The History and Geology of the Anyox Copper Camp, British Columbia
On our Ghost Towns of Northwest BC tour we are privileged enough to be one of the only groups allowed in to tour this historic Ghost Town. Another added benefit is being able to stay over night in the town. Staying overnight onsite allows for the guest to explore on their own after dinner or before breakfeast if they desire. You might ask where would you stay in this 1920–30’s abandoned town? The owner has brought in a camp style accommodations that are relatively quite nice for being in such a remote location. The lodging is on the 2nd floor and overlooks Granby Bay. We will have power for everyone to charge their batteries and showers for everyone to freshen up.
Have you come upon a Boneyard! Don’t miss a chance to see this amazing site on the UNBC Ghost Towns tour. This site still holds hundreds of skulls and bones from over 100 years ago when the local Butcher George Frizzell would bring in live cows to butcher in his shop which was situated on a wharf over the Skeena River. The remnants of his work still remain to this day!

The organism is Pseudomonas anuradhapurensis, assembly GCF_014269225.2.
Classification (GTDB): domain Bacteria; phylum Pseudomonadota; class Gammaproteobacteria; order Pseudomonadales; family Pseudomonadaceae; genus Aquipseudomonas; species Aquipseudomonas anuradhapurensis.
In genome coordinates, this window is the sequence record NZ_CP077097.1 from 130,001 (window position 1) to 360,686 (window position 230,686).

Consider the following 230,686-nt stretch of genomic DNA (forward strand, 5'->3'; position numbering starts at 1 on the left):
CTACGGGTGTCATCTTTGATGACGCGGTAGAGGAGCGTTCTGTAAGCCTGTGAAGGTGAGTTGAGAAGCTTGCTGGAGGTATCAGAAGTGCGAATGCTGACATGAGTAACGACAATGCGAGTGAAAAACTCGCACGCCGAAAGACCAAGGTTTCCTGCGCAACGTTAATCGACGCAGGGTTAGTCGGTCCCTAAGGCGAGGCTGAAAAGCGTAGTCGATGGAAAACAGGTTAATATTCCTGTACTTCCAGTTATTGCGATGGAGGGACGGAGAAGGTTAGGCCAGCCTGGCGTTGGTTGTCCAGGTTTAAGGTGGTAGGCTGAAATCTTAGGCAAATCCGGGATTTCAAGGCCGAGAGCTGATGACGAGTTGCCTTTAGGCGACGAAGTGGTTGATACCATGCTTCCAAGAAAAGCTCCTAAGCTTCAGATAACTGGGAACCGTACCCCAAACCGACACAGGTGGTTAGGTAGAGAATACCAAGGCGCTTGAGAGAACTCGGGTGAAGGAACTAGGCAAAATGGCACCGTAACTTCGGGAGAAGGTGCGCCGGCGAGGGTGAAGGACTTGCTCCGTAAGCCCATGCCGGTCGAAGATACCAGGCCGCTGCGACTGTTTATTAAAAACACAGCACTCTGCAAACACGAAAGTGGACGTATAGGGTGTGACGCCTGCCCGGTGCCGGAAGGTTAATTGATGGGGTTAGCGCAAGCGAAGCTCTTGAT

If you have a passion for visiting cemteries and especially remote, overgrown, seldom visited then our ghost towns trip is for you. We will be visiting the Port Essington and Anyox Cemeteries. Both of these are so remote and seldom visited that it is a bit of a challenge to even find the sites and when we do the moss and plants are taking over. Here are a few photos.
The last and final day we visited the old Salmon Cannery town of Port Essington and then finished it off with a soothing soak in a remote hotspring. We also do this same day on our Ghost Towns of Northwest BC tour. The highlight was a bushwack to the Port Essington Cemetery. I would also like to thank tour guest Pat Suter for the use of many of her photos in the blog over the past 5 days.